Non-profit agency takes ‘brick’ road to affordability
AHSTI helped about 3,400 working families buy homes
The Lower Rio Grande Valley of Texas is a housing paradox. On the one hand, the region ─ anchored by the cities of Brownsville and McAllen ─ is relatively poor. The per capita annual income is only slightly more than half that of the state average and the poverty rate is almost double the state average. Yet, at the same time, homeownership is slightly higher than the state average, or about 70 percent, versus 65 percent, according to the 2010 US Census.
Perhaps part of the explanation is Affordable Homes of South Texas, Inc. (AHSTI), the largest builder of affordable homes in the four-county region. Founded in 1976 as McAllen Housing Services Inc., the non-profit federally supported agency has helped about 3,400 low- and moderate-income working families buy homes.
The agency builds 110 to 120 new, single-family homes each year, according to long-time Construction Director Alfredo Munguia. The houses are in the price range of $52,000 to $58,000, not including land costs, and vary in size and floor plan.
The selection includes two-, three- and four-bedroom units, ranging in size of actual living area from 950 to 1,358 square feet. About 80 percent of the units are three-bedroom/two-bath houses with garage, utility room and front porch – a total footprint of about 1,600 square feet, Munguia says. And, since 1990, AHSTI has used bricks as the primary material for the exteriors of 95 percent of the homes it builds. Bricks cover all sides of the structure.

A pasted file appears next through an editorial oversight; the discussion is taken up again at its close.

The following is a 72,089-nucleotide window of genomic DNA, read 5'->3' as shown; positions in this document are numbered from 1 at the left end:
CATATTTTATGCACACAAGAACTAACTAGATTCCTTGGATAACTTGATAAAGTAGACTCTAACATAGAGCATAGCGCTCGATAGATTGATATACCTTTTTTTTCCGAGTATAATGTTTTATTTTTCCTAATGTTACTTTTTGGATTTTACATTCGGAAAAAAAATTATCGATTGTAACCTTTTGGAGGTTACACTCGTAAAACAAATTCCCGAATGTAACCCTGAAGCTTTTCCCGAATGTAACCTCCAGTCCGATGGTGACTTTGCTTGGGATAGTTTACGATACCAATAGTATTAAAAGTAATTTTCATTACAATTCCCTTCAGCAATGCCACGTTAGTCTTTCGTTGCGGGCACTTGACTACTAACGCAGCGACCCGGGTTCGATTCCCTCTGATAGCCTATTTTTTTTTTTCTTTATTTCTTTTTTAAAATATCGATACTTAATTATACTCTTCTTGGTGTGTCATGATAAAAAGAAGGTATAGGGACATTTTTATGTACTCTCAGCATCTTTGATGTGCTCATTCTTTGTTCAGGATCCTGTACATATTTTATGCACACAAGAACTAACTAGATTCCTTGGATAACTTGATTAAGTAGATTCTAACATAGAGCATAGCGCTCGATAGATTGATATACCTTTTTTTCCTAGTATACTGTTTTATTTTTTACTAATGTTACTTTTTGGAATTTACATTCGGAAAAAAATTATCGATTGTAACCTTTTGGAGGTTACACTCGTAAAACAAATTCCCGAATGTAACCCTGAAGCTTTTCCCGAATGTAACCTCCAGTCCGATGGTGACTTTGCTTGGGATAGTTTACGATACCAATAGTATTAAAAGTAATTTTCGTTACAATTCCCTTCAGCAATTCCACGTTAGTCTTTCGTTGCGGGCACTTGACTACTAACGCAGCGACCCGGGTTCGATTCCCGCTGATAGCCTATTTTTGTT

“That’s what our client prefers,” Munguia says. “They prefer bricks for safety, better insurance rates, overall looks, and variety of styles and colors. There’s something for everyone. It also holds up well in this hot, humid climate – no mold or mildew problems. And it requires very little maintenance.”
Munguia says bricks also are preferred, because they are a “green” material and provide superior protection from windstorms, such as hurricanes and tornadoes. Vendors of other (non-masonry) siding materials have approached the agency in the past about using such materials, but the agency could see no
reason to depart from the brick path.
“It never occurred to me that bricks and affordable housing didn’t go hand-in-hand,” says Munguia. “Because of the lower maintenance costs and lower insurance rates, bricks are the most economical choice.”
Originally published in Masonry magazine.
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